Finding the Driver in Pelvic Pain is a course that is a foundational first step in screening the pelvic pain client. It is a great place to start. I developed the course because there was no evidence based comprehensive factors that had been established as fundamentals for screening a pelvic pain client.
The other thing I have learned after teaching Pelvic Floor Function, Dysfunction, & Treatment – Level 2B for 9 years is that the majority of clinicians who take this intermediate level course cannot perform a precise vulvar and intrapelvic muscle mapping assessment. Close your eyes and pretend you are mapping a client’s left iliococcygeus: can you place your finger in the proper orientation and know 100% you would be palpating it? Indeed, this takes training and repetition. Internal pelvic floor muscle mapping is a key part of the Finding the Driver screening system.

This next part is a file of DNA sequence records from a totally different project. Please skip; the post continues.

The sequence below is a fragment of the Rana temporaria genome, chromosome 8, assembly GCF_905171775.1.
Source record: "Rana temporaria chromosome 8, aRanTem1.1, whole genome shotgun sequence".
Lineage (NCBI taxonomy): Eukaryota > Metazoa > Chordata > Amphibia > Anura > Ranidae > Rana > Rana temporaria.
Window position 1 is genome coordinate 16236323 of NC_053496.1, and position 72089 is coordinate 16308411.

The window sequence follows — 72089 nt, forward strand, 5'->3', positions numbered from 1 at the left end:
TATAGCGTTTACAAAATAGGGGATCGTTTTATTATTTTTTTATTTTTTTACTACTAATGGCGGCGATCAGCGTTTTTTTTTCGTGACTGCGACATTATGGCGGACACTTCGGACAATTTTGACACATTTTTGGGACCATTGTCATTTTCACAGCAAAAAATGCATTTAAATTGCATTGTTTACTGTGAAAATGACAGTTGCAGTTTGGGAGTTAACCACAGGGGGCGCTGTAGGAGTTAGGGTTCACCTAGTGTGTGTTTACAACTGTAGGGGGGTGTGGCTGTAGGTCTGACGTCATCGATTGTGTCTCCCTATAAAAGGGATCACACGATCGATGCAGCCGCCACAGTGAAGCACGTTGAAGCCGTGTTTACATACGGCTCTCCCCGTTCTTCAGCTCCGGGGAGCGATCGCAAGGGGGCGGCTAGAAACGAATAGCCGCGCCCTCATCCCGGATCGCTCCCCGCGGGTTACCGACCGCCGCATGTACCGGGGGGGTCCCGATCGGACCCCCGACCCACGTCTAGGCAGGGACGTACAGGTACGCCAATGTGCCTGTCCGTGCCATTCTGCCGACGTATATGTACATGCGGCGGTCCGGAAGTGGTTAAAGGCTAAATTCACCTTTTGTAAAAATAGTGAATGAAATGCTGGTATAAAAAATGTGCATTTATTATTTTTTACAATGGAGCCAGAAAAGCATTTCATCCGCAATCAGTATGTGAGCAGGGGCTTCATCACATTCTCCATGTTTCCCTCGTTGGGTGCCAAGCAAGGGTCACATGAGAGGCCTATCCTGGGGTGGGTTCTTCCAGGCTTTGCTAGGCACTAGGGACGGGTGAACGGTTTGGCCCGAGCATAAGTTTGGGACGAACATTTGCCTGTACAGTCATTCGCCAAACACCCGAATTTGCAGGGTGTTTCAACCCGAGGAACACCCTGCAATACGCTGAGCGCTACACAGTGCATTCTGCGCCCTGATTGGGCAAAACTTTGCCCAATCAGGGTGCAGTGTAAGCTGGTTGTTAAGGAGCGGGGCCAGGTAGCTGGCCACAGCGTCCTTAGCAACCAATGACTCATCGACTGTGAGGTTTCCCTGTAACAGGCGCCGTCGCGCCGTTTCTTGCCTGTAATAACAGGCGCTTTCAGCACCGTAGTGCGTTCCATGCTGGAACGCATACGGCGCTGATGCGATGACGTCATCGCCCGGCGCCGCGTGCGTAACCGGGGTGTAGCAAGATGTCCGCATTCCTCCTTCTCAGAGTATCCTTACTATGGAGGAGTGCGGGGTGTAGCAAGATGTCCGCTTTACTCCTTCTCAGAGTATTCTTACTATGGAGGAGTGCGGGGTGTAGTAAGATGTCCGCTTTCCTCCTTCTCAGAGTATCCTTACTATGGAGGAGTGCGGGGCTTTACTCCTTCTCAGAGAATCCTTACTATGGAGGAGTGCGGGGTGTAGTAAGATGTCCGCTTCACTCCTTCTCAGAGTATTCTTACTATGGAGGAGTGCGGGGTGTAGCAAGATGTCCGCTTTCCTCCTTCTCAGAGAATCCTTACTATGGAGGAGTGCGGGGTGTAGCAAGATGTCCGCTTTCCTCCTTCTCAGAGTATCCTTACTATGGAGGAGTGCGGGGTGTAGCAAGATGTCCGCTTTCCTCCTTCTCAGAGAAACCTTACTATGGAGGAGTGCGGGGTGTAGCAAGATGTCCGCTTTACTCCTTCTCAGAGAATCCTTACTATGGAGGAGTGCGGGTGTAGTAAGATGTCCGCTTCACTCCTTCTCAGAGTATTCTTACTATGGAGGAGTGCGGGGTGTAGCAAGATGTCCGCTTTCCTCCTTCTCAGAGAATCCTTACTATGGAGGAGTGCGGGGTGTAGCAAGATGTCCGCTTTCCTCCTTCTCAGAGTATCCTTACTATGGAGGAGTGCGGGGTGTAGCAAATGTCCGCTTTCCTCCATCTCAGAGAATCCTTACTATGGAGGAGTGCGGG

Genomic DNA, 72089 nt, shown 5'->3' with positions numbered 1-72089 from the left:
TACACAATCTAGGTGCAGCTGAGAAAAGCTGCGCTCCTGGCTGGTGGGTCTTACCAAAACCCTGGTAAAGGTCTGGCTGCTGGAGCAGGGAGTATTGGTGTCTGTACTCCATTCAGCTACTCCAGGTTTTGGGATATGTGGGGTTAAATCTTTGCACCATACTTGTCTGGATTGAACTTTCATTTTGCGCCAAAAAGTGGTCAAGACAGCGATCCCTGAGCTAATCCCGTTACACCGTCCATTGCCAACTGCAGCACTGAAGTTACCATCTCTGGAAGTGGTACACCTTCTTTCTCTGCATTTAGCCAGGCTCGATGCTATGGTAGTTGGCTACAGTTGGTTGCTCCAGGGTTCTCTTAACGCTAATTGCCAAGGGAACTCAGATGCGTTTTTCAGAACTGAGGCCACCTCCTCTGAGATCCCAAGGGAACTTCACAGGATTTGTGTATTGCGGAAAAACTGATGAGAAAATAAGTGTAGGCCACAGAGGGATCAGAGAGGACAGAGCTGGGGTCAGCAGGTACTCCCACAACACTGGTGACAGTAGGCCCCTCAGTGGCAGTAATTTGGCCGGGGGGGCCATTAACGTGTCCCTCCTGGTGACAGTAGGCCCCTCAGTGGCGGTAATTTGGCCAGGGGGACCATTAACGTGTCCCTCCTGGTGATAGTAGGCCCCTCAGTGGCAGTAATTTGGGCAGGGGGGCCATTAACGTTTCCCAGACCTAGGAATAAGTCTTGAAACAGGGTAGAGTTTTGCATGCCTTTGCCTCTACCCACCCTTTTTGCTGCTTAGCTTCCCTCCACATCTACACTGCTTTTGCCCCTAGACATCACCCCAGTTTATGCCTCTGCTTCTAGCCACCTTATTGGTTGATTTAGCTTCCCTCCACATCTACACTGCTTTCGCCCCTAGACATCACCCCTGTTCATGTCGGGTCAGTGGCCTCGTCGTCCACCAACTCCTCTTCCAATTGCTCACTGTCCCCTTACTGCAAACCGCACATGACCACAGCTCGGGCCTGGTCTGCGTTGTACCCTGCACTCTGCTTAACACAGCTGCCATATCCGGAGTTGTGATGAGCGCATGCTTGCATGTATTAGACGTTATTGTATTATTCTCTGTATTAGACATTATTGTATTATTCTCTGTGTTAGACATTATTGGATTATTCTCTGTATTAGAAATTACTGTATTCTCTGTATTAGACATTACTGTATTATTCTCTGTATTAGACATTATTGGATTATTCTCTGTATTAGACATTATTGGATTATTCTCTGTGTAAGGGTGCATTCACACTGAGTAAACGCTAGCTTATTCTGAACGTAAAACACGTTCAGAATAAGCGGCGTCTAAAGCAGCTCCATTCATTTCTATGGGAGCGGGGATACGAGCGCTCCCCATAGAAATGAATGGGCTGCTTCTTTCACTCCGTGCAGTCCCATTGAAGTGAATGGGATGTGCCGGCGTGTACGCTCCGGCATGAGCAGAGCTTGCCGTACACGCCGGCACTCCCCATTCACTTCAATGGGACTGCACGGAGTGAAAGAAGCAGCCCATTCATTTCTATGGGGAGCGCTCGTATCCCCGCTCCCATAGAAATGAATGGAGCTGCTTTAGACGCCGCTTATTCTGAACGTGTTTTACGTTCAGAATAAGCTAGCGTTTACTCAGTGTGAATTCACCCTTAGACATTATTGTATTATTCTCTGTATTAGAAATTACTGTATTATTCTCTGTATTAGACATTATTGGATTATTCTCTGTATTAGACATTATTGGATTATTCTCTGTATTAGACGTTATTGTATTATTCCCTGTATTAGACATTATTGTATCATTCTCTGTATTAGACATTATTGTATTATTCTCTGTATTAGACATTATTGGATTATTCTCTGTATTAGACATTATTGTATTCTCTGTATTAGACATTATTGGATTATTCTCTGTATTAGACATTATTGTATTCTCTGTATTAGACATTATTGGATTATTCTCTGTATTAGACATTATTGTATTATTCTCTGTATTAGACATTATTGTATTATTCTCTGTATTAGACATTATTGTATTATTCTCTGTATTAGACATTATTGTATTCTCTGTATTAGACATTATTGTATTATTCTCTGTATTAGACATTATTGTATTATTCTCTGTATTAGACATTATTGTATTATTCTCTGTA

What do you do when you have a pelvic pain client on your schedule and a 45-60 minute slot? How do you screen findings and get the plan of care within such a short period of time? Finding the Driver is a comprehensive pelvic floor and musculoskeletal screening to rule in or rule out drivers of the pain from all sources including spine, pelvic ring, neural entrapment, intra-articular hip, load transfer, biomechanics and motor control. There is a clear flow to the screening process and an emphasis on how to organize that information, as we know with pelvic pain, it is the copious amount of information that is the challenge. We have two case studies with either participants or clients of a local Physical Therapist who come in and we go through the entire screen, prioritize treatment and provide that treatment during the course. The participants walk away with clear clinical reasoning for their treatment and prioritization of treatment as primary, secondary, and so on. The goal of the course is to help the clinician sort through the extraordinary amount of information we gather on our pelvic pain client and organize it in a way that we can explain to the client as well as create our plan of care. Treatment is not linear, as we are frequently treating many aspects at the same time. However being able to organize the information is key in designing that plan of care. For example, with a prone knee bend that reproduces labial pain, we find that the genitofemoral nerve is causing referred pain. However that referral may be due to constipation, irritable bowel, inguinal entrapment due to hernia surgery, intra-abdominal adhesions due to endometriosis, osteitis pubis or facilitated segment at the upper lumbar spine. How do we tease that out? How do you sequence nerve glide, visceral work, soft tissue mobilization, joint mobilization and dietary components for colonic motility? The treatment with all of those components are very different indeed. Finding the Driver is a hands on course with systematic screening tools and, with case studies, we go through treatments appropriate to that client. The focus is on what we, as physical therapists, can do to understand the drivers.